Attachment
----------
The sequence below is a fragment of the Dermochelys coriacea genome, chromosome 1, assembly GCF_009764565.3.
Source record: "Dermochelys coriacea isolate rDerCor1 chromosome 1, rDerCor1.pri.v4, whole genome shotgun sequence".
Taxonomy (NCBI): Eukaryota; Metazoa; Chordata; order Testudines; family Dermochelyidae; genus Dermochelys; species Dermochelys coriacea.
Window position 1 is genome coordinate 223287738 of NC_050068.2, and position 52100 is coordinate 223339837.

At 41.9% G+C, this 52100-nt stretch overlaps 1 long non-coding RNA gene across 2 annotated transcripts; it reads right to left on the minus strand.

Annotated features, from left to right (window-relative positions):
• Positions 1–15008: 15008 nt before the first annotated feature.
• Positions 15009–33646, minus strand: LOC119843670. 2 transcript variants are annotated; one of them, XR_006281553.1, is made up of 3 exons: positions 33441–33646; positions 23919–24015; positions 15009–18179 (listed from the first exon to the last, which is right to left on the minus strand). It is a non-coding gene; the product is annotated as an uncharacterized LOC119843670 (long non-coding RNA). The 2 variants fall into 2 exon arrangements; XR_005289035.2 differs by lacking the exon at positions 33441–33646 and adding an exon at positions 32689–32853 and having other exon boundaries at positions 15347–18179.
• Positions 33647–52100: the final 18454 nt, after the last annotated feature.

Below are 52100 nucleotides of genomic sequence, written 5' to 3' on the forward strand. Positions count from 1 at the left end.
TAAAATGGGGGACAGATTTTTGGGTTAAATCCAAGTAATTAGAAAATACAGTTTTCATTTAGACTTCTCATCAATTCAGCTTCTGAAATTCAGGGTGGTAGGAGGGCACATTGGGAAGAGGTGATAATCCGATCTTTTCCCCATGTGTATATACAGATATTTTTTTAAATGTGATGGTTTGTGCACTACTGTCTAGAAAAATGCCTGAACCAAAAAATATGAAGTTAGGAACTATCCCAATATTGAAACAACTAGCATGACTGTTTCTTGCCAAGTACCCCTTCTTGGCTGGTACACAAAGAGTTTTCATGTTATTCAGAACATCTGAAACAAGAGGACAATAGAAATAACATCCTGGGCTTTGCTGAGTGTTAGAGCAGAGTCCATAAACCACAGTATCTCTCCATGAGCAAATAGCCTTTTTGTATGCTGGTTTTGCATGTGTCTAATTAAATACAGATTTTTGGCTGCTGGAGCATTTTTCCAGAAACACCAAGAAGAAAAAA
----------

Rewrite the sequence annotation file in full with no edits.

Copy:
The sequence below is a fragment of the Dermochelys coriacea genome, chromosome 1, assembly GCF_009764565.3.
Source record: "Dermochelys coriacea isolate rDerCor1 chromosome 1, rDerCor1.pri.v4, whole genome shotgun sequence".
Taxonomy (NCBI): Eukaryota; Metazoa; Chordata; order Testudines; family Dermochelyidae; genus Dermochelys; species Dermochelys coriacea.
Window position 1 is genome coordinate 223287738 of NC_050068.2, and position 52100 is coordinate 223339837.

At 41.9% G+C, this 52100-nt stretch overlaps 1 long non-coding RNA gene across 2 annotated transcripts; it reads right to left on the minus strand.

Annotated features, from left to right (window-relative positions):
• Positions 1–15008: 15008 nt before the first annotated feature.
• Positions 15009–33646, minus strand: LOC119843670. 2 transcript variants are annotated; one of them, XR_006281553.1, is made up of 3 exons: positions 33441–33646; positions 23919–24015; positions 15009–18179 (listed from the first exon to the last, which is right to left on the minus strand). It is a non-coding gene; the product is annotated as an uncharacterized LOC119843670 (long non-coding RNA). The 2 variants fall into 2 exon arrangements; XR_005289035.2 differs by lacking the exon at positions 33441–33646 and adding an exon at positions 32689–32853 and having other exon boundaries at positions 15347–18179.
• Positions 33647–52100: the final 18454 nt, after the last annotated feature.

Below are 52100 nucleotides of genomic sequence, written 5' to 3' on the forward strand. Positions count from 1 at the left end.
TAAAATGGGGGACAGATTTTTGGGTTAAATCCAAGTAATTAGAAAATACAGTTTTCATTTAGACTTCTCATCAATTCAGCTTCTGAAATTCAGGGTGGTAGGAGGGCACATTGGGAAGAGGTGATAATCCGATCTTTTCCCCATGTGTATATACAGATATTTTTTTAAATGTGATGGTTTGTGCACTACTGTCTAGAAAAATGCCTGAACCAAAAAATATGAAGTTAGGAACTATCCCAATATTGAAACAACTAGCATGACTGTTTCTTGCCAAGTACCCCTTCTTGGCTGGTACACAAAGAGTTTTCATGTTATTCAGAACATCTGAAACAAGAGGACAATAGAAATAACATCCTGGGCTTTGCTGAGTGTTAGAGCAGAGTCCATAAACCACAGTATCTCTCCATGAGCAAATAGCCTTTTTGTATGCTGGTTTTGCATGTGTCTAATTAAATACAGATTTTTGGCTGCTGGAGCATTTTTCCAGAAACACCAAGAAGAAAAAA